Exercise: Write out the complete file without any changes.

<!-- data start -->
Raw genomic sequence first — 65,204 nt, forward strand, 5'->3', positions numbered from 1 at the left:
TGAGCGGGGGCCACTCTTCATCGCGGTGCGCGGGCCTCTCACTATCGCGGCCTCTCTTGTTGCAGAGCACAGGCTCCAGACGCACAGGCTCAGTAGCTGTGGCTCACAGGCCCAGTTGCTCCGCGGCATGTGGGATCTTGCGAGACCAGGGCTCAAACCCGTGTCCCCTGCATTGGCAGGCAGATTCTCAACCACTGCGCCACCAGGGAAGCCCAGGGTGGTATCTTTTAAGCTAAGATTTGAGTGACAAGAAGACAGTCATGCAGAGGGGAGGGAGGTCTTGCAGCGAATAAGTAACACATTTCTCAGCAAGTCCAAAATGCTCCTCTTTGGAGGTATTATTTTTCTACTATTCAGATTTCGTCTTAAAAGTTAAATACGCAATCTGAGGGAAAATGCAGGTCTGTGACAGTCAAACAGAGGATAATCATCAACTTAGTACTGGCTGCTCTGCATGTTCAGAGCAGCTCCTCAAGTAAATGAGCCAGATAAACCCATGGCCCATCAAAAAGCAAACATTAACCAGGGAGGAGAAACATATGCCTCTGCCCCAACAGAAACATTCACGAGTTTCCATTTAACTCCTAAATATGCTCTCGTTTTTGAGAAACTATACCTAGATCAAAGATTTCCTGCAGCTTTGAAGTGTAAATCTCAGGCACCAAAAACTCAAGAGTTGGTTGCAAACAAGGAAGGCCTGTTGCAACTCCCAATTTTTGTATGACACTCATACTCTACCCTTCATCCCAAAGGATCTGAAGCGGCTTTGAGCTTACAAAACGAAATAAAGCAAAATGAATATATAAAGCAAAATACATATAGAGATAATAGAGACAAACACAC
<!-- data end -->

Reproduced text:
Raw genomic sequence first — 65,204 nt, forward strand, 5'->3', positions numbered from 1 at the left:
TGAGCGGGGGCCACTCTTCATCGCGGTGCGCGGGCCTCTCACTATCGCGGCCTCTCTTGTTGCAGAGCACAGGCTCCAGACGCACAGGCTCAGTAGCTGTGGCTCACAGGCCCAGTTGCTCCGCGGCATGTGGGATCTTGCGAGACCAGGGCTCAAACCCGTGTCCCCTGCATTGGCAGGCAGATTCTCAACCACTGCGCCACCAGGGAAGCCCAGGGTGGTATCTTTTAAGCTAAGATTTGAGTGACAAGAAGACAGTCATGCAGAGGGGAGGGAGGTCTTGCAGCGAATAAGTAACACATTTCTCAGCAAGTCCAAAATGCTCCTCTTTGGAGGTATTATTTTTCTACTATTCAGATTTCGTCTTAAAAGTTAAATACGCAATCTGAGGGAAAATGCAGGTCTGTGACAGTCAAACAGAGGATAATCATCAACTTAGTACTGGCTGCTCTGCATGTTCAGAGCAGCTCCTCAAGTAAATGAGCCAGATAAACCCATGGCCCATCAAAAAGCAAACATTAACCAGGGAGGAGAAACATATGCCTCTGCCCCAACAGAAACATTCACGAGTTTCCATTTAACTCCTAAATATGCTCTCGTTTTTGAGAAACTATACCTAGATCAAAGATTTCCTGCAGCTTTGAAGTGTAAATCTCAGGCACCAAAAACTCAAGAGTTGGTTGCAAACAAGGAAGGCCTGTTGCAACTCCCAATTTTTGTATGACACTCATACTCTACCCTTCATCCCAAAGGATCTGAAGCGGCTTTGAGCTTACAAAACGAAATAAAGCAAAATGAATATATAAAGCAAAATACATATAGAGATAATAGAGACAAACACAC